Gas Prices 101: What Is a Fuel Surcharge as Uber and Lyft Implement Change?
In recent months, U.S. consumers have experienced inflation, shrinkflation, and now — surcharges. But what is a surcharge, and how is it helping businesses while, at the same time, making waves with consumers’ budgets?
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What Is a Surcharge?
In simplest terms, a surcharge is an extra payment added to a typical price. For instance, a business might add a surcharge to a purchase made by credit card — in states where it is legal to do so — to cover processing fees.
Airlines have been implementing fuel surcharges for years to compensate for volatility in the market and to cover costs during peak travel times.
While these costs could be factored into the cost of doing business — and are, in many industries — the volatility of fuel prices justified airlines to add fees for fuel without overtly raising their prices. These surcharges were not necessarily fare increases, but, ostensibly, a “temporary fix to market conditions,” wrote travel news site One Mile at a Time.
Surcharges save the airline from recalculating fares for each route, as the price of fuel fluctuates. Instead, they can add a blanket fee on all routes from any specific region.
Ground Transportation Providers Follow Suit with Surcharges
Following the model of major U.S. airline carriers, ground transportation apps Uber and Lyft recently introduced fuel surcharges. Uber customers will now pay a surcharge of 45 or 55 cents for every Uber trip and 35 to 45 cents for every Uber Eats order, depending on location. The surcharges will go directly to Uber drivers to help cover rising gas costs, according to a news release from Uber. The company said the surcharge will last for at least 60 days, as of March 11, 2022, and will then be reassessed based on market conditions.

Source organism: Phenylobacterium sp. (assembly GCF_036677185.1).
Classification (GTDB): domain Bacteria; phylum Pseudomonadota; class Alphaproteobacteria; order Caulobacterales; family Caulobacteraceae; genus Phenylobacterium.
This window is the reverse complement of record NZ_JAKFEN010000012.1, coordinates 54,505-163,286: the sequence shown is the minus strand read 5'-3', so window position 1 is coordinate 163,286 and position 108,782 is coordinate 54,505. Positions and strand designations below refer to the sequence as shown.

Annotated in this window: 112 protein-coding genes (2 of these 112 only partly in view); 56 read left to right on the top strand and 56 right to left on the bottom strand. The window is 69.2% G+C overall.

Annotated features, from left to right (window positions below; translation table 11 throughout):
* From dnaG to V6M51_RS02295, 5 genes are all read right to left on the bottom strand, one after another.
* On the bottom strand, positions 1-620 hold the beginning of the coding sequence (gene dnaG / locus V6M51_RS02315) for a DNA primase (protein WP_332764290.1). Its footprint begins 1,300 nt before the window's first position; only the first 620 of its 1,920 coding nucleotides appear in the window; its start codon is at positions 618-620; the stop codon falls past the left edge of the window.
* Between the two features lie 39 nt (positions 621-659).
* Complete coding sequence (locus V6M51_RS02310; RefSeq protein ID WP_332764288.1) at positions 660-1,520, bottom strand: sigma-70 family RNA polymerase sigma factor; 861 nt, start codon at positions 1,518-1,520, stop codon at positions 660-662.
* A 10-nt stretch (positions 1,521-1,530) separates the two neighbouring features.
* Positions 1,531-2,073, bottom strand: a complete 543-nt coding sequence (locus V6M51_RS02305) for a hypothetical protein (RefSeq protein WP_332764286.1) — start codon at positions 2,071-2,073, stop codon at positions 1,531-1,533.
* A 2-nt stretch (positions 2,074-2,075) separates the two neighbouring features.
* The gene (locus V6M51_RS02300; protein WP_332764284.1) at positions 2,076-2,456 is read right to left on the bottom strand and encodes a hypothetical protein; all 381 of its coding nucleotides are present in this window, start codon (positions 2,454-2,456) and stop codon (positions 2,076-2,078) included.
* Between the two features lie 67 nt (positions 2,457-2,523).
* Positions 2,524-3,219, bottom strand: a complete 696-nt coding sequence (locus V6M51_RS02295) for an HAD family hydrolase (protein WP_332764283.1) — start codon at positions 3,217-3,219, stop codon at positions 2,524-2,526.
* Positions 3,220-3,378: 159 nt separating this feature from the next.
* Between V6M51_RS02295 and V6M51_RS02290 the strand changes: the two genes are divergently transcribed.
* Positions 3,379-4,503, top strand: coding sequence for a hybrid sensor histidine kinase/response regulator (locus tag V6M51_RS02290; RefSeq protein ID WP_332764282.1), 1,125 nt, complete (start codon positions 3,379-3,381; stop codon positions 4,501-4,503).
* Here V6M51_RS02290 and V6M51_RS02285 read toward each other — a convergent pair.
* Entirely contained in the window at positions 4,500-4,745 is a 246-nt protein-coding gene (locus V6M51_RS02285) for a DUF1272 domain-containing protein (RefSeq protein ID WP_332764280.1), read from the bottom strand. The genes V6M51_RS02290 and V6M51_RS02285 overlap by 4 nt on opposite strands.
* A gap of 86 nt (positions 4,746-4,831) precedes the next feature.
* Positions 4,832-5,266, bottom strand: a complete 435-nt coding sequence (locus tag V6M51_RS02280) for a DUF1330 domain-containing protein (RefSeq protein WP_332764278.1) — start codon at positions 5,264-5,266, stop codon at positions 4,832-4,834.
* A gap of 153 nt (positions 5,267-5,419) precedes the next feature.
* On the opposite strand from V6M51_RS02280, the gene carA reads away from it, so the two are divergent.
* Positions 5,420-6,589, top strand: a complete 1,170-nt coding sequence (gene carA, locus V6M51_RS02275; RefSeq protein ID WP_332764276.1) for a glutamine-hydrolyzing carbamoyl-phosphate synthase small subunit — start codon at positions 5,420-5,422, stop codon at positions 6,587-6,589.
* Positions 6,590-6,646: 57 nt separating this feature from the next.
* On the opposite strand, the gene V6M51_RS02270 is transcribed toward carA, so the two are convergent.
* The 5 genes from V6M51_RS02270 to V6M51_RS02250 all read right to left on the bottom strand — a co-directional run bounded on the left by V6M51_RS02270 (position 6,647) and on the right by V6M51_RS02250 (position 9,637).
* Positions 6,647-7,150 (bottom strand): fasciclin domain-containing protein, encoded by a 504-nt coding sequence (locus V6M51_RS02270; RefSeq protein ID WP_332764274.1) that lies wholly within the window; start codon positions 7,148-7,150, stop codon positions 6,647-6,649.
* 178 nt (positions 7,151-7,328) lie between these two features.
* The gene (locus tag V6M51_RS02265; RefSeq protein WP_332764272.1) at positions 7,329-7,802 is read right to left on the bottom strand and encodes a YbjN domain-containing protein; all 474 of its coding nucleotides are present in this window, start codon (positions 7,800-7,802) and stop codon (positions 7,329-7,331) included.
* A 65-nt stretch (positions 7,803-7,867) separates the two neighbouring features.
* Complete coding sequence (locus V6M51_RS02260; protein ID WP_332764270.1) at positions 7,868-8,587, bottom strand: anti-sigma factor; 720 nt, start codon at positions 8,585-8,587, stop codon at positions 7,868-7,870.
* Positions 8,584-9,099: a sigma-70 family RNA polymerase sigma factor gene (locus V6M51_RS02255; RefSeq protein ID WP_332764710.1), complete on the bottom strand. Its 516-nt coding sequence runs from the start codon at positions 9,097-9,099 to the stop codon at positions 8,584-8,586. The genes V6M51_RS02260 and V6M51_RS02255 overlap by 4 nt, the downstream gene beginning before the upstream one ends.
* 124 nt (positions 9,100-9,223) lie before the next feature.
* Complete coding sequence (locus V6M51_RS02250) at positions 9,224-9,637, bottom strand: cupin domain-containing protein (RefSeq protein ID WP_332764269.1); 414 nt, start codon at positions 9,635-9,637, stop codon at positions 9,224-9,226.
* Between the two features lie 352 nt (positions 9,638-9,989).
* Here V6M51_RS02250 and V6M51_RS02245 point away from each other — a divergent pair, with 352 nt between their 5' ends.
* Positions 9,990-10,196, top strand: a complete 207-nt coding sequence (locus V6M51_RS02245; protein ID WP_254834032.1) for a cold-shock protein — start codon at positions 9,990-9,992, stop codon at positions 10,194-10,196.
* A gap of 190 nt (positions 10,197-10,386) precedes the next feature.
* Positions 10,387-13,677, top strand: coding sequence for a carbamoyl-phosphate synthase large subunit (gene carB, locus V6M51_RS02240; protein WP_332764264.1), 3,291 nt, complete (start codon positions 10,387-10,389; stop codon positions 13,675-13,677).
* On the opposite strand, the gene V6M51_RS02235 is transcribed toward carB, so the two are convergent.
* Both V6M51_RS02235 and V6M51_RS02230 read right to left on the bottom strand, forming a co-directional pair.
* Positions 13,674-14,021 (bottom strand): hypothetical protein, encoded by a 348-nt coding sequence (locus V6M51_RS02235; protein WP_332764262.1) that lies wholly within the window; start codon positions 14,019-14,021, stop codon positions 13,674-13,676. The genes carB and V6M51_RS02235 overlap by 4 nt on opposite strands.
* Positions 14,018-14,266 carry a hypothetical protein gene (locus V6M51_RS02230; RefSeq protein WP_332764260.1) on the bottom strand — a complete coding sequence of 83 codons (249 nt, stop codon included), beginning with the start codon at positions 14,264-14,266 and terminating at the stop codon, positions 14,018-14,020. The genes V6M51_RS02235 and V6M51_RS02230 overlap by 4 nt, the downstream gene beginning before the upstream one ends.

The surcharge will not be in effect in New York City, where drivers already received a 5.3% pay increase when the city’s mandated minimum earnings standard rose. Many NYC Uber Eats drivers use bicycles instead of cars, avoiding fuel costs altogether.
Just three days after Uber introduced the fuel surcharge, competitor Lyft did the same. The company announced on Mar. 14 that they would provide drivers with the funds from the surcharge to aid in rising gas costs eating into their business profits. At press time, Lyft had not revealed the price of the increase.
Planning for Surcharges
Just as consumers must account for rising gas costs today when they drive their own vehicles, it’s important to keep fuel surcharges in mind when budgeting for a trip — by land or air. For longer trips, fuel surcharges for ride share services shouldn’t make much of a difference, as they represent a small percentage of the cost. But for drivers, those 35 to 55 cents could add up as they help defray the cost of filling up their gas tanks.
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